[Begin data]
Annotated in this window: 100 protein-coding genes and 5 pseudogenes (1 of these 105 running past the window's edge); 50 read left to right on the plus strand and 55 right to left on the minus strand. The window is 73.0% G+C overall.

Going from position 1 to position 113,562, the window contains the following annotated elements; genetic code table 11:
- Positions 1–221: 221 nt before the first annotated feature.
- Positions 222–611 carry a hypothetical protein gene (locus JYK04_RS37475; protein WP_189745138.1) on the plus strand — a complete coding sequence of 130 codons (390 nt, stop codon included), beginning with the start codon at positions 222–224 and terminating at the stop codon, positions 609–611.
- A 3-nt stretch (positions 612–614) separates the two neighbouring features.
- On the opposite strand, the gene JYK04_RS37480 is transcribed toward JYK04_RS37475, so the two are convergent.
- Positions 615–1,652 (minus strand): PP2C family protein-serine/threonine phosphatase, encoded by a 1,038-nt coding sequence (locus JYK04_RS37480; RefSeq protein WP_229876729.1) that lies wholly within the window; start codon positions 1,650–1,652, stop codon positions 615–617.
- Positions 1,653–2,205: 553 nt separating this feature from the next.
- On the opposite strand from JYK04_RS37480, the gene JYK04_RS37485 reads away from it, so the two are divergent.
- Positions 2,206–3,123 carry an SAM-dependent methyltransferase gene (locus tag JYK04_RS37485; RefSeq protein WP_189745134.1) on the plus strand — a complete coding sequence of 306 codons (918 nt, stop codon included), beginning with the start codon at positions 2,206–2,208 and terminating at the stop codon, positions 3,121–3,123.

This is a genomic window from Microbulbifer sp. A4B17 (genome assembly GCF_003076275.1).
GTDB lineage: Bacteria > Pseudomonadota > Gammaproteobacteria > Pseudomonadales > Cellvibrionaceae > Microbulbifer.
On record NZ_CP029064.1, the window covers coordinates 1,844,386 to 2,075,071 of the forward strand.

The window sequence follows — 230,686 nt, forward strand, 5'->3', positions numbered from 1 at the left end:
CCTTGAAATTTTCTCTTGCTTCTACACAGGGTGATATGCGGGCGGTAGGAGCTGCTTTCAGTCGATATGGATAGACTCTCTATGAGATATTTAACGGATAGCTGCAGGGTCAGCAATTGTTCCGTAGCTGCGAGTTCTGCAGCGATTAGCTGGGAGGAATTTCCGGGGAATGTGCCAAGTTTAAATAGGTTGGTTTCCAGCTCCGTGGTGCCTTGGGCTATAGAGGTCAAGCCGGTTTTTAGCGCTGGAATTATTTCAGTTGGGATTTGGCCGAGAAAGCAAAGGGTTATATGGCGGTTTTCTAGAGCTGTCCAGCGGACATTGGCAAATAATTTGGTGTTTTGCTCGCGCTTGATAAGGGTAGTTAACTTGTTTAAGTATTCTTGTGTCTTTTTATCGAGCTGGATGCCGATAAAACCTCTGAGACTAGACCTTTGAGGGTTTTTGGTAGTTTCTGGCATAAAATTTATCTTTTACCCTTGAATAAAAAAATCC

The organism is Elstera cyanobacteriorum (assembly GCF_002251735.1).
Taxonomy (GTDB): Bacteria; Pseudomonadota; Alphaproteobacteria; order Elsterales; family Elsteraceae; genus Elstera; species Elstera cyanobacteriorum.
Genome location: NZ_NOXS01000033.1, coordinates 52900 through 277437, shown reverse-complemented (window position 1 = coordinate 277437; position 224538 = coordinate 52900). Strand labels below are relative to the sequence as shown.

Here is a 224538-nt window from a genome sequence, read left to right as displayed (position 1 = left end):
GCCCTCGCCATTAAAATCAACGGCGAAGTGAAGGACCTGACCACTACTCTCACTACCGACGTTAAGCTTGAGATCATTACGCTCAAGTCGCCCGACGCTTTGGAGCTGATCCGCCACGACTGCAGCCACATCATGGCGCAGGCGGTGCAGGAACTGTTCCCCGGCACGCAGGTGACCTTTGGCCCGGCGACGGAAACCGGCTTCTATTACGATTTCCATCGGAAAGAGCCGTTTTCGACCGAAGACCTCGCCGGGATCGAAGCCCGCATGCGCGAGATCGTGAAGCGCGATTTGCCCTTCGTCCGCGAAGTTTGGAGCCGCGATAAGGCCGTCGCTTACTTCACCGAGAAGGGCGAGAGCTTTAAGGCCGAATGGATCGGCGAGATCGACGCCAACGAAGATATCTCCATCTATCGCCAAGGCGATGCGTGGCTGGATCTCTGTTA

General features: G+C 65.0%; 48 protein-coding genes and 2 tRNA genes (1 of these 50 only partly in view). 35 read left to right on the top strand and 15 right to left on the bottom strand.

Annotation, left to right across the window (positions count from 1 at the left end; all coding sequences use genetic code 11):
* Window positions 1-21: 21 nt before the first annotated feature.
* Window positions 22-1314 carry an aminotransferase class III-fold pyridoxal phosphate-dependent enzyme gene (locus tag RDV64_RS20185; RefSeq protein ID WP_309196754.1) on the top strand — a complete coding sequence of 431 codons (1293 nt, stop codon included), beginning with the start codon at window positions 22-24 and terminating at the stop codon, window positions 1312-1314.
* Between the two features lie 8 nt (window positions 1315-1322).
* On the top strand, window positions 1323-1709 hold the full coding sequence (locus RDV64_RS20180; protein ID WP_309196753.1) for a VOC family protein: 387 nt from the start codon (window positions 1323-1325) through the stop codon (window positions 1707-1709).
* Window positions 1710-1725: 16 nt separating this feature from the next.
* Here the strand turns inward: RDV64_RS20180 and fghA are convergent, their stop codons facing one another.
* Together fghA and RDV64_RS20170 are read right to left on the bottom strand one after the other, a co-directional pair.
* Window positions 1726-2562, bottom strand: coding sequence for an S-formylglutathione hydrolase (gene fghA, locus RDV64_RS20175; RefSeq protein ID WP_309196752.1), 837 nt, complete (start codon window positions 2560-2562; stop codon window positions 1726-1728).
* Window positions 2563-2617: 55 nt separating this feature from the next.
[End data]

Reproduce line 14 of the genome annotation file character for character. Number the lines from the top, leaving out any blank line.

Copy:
The window sequence follows — 230,686 nt, forward strand, 5'->3', positions numbered from 1 at the left end: